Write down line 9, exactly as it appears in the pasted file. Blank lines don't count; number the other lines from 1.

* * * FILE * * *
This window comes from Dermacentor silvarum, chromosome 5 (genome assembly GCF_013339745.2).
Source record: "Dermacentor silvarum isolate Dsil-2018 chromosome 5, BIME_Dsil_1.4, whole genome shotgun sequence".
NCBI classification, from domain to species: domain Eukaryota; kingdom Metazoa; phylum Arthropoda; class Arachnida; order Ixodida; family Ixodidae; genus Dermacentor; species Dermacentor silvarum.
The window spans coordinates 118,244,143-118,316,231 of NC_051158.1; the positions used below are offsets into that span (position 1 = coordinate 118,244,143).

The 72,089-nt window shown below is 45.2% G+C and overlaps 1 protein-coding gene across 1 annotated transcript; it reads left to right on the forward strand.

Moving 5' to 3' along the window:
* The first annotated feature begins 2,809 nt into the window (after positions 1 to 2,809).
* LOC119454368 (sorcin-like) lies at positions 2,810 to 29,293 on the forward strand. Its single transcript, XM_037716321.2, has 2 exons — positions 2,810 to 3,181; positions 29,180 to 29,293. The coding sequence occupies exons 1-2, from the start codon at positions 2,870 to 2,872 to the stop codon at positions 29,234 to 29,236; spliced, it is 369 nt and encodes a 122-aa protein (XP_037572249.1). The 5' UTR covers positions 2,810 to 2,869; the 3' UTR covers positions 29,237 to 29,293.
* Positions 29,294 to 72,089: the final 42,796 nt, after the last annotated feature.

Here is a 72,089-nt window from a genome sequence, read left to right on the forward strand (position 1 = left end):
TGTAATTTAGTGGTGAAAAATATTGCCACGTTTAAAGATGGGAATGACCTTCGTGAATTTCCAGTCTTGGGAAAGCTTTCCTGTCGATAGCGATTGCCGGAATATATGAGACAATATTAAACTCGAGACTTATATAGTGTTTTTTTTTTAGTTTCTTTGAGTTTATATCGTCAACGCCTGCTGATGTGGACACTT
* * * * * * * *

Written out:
* Positions 29,294 to 72,089: the final 42,796 nt, after the last annotated feature.